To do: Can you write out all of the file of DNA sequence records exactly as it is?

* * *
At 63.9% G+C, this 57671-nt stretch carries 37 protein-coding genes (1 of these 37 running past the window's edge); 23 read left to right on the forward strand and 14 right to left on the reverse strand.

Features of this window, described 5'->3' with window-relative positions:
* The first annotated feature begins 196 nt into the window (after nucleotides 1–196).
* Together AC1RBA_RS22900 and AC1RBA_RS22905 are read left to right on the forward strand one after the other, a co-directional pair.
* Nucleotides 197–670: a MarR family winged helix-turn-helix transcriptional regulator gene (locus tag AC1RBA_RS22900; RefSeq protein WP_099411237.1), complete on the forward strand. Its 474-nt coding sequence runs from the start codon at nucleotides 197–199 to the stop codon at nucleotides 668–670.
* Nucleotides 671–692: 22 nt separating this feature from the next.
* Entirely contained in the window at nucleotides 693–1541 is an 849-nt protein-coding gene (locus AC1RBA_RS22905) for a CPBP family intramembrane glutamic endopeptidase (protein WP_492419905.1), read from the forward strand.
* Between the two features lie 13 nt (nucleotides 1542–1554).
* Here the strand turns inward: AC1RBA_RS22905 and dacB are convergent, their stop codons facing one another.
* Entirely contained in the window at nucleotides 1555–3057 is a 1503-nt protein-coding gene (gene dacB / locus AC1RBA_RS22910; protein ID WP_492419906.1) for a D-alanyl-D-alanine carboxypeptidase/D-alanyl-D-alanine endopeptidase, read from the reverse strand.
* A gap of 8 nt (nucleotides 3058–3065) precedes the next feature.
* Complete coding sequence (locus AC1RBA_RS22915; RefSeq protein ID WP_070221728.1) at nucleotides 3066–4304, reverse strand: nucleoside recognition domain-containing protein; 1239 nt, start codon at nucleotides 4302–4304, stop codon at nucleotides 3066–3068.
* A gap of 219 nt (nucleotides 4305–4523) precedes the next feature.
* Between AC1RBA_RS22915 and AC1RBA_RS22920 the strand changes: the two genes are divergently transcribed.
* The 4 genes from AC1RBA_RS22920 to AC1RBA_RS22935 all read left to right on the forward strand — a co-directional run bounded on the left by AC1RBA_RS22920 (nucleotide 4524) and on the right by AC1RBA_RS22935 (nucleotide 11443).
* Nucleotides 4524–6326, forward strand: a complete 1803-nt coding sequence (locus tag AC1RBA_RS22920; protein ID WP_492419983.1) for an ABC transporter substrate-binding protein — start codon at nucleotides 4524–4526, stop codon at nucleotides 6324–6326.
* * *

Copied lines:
At 63.9% G+C, this 57671-nt stretch carries 37 protein-coding genes (1 of these 37 running past the window's edge); 23 read left to right on the forward strand and 14 right to left on the reverse strand.

Features of this window, described 5'->3' with window-relative positions:
* The first annotated feature begins 196 nt into the window (after nucleotides 1–196).
* Together AC1RBA_RS22900 and AC1RBA_RS22905 are read left to right on the forward strand one after the other, a co-directional pair.
* Nucleotides 197–670: a MarR family winged helix-turn-helix transcriptional regulator gene (locus tag AC1RBA_RS22900; RefSeq protein WP_099411237.1), complete on the forward strand. Its 474-nt coding sequence runs from the start codon at nucleotides 197–199 to the stop codon at nucleotides 668–670.
* Nucleotides 671–692: 22 nt separating this feature from the next.
* Entirely contained in the window at nucleotides 693–1541 is an 849-nt protein-coding gene (locus AC1RBA_RS22905) for a CPBP family intramembrane glutamic endopeptidase (protein WP_492419905.1), read from the forward strand.
* Between the two features lie 13 nt (nucleotides 1542–1554).
* Here the strand turns inward: AC1RBA_RS22905 and dacB are convergent, their stop codons facing one another.
* Entirely contained in the window at nucleotides 1555–3057 is a 1503-nt protein-coding gene (gene dacB / locus AC1RBA_RS22910; protein ID WP_492419906.1) for a D-alanyl-D-alanine carboxypeptidase/D-alanyl-D-alanine endopeptidase, read from the reverse strand.
* A gap of 8 nt (nucleotides 3058–3065) precedes the next feature.
* Complete coding sequence (locus AC1RBA_RS22915; RefSeq protein ID WP_070221728.1) at nucleotides 3066–4304, reverse strand: nucleoside recognition domain-containing protein; 1239 nt, start codon at nucleotides 4302–4304, stop codon at nucleotides 3066–3068.
* A gap of 219 nt (nucleotides 4305–4523) precedes the next feature.
* Between AC1RBA_RS22915 and AC1RBA_RS22920 the strand changes: the two genes are divergently transcribed.
* The 4 genes from AC1RBA_RS22920 to AC1RBA_RS22935 all read left to right on the forward strand — a co-directional run bounded on the left by AC1RBA_RS22920 (nucleotide 4524) and on the right by AC1RBA_RS22935 (nucleotide 11443).
* Nucleotides 4524–6326, forward strand: a complete 1803-nt coding sequence (locus tag AC1RBA_RS22920; protein ID WP_492419983.1) for an ABC transporter substrate-binding protein — start codon at nucleotides 4524–4526, stop codon at nucleotides 6324–6326.